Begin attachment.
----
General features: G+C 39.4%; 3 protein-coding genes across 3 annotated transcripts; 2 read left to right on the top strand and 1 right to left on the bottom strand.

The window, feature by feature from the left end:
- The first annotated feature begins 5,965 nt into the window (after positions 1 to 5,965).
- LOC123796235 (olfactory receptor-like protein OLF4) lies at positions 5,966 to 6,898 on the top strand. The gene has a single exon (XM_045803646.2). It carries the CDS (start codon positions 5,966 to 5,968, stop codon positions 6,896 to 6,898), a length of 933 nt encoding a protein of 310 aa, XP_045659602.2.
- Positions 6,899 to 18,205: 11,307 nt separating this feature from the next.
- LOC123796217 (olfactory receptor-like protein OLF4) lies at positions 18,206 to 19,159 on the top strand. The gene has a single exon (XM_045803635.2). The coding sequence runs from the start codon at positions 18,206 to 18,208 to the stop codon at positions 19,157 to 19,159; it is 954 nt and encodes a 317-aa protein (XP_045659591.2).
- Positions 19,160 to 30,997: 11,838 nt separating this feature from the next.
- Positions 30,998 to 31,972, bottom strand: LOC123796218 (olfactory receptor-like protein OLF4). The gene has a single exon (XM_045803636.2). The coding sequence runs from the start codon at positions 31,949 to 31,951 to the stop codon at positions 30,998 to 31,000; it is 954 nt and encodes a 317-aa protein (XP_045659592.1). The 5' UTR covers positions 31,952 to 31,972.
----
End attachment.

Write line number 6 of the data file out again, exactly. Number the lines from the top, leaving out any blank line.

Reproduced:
- LOC123796217 (olfactory receptor-like protein OLF4) lies at positions 18,206 to 19,159 on the top strand. The gene has a single exon (XM_045803635.2). The coding sequence runs from the start codon at positions 18,206 to 18,208 to the stop codon at positions 19,157 to 19,159; it is 954 nt and encodes a 317-aa protein (XP_045659591.2).